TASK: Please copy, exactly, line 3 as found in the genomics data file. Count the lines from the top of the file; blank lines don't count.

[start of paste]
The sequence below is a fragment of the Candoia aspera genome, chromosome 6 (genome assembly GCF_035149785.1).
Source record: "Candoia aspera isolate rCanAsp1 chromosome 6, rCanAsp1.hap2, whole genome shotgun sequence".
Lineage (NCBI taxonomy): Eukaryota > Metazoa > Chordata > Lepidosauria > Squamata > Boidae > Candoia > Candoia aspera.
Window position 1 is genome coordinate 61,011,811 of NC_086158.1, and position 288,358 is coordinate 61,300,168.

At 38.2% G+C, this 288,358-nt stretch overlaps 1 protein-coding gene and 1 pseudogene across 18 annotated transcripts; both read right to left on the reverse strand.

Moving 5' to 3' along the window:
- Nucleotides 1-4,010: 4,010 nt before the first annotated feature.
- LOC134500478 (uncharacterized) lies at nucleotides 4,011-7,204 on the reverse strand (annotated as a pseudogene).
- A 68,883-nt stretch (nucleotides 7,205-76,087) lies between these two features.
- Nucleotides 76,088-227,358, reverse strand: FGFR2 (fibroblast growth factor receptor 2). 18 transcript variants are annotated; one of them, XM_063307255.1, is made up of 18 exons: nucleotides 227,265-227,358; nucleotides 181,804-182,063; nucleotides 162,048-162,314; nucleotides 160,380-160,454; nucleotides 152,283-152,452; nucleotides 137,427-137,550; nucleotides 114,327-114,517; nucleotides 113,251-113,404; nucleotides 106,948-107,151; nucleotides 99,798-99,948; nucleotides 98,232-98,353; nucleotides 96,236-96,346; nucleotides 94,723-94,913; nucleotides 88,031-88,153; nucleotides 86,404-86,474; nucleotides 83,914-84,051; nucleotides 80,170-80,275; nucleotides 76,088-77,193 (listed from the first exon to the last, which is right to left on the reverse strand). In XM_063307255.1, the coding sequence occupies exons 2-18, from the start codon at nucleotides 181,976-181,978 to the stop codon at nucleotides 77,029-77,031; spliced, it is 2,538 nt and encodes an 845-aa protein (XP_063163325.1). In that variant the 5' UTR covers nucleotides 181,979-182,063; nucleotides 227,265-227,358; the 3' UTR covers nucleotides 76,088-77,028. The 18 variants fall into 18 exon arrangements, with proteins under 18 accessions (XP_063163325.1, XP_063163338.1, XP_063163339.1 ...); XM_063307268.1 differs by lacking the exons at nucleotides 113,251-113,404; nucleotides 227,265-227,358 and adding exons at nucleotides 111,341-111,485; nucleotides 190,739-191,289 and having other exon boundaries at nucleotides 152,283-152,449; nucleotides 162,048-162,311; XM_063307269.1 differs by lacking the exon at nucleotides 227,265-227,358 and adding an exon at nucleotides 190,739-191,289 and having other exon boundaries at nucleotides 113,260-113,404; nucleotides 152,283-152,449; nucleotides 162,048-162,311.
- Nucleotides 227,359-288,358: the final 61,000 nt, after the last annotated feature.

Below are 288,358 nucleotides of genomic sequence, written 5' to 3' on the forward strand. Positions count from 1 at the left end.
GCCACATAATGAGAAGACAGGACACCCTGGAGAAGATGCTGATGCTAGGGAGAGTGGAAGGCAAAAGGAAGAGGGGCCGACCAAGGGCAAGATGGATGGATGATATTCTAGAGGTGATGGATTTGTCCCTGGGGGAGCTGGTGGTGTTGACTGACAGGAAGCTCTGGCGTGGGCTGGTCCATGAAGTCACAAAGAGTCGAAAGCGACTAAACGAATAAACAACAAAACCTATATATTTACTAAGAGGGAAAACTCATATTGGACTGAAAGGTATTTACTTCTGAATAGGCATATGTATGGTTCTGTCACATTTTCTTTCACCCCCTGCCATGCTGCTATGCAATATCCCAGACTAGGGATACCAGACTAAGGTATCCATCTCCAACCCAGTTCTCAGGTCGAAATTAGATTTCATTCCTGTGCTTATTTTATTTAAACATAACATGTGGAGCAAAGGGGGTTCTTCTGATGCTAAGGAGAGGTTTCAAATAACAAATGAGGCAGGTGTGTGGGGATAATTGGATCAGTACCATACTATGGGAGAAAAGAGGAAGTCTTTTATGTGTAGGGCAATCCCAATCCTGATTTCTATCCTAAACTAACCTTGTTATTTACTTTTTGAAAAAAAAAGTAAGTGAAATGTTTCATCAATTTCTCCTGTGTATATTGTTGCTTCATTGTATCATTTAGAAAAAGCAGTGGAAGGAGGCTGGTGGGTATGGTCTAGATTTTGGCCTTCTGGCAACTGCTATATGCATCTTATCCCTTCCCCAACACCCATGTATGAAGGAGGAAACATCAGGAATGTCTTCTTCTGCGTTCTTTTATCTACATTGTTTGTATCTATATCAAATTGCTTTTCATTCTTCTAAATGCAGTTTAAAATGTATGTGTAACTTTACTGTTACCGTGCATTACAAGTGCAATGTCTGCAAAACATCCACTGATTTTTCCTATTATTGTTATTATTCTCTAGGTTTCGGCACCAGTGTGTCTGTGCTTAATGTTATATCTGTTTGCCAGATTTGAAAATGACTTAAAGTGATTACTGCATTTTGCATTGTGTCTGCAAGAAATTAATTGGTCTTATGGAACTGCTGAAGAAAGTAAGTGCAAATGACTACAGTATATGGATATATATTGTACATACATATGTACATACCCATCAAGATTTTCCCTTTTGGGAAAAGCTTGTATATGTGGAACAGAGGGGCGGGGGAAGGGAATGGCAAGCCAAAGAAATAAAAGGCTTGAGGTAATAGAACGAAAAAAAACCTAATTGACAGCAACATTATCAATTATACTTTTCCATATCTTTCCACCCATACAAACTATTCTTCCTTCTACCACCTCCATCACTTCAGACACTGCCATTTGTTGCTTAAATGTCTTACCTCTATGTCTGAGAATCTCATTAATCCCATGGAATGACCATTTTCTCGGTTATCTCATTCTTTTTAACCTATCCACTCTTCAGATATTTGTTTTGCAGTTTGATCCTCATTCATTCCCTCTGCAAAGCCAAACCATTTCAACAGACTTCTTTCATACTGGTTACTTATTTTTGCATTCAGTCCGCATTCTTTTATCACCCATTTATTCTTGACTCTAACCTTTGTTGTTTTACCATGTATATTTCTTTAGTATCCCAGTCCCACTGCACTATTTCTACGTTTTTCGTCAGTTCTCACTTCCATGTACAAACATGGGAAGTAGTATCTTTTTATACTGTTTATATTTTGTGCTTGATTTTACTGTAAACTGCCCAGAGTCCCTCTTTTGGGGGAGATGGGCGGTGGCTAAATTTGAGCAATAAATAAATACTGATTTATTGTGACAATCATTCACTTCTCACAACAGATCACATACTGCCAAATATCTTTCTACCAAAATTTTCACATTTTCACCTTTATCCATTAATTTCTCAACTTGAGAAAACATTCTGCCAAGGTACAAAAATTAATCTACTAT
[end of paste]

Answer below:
Lineage (NCBI taxonomy): Eukaryota > Metazoa > Chordata > Lepidosauria > Squamata > Boidae > Candoia > Candoia aspera.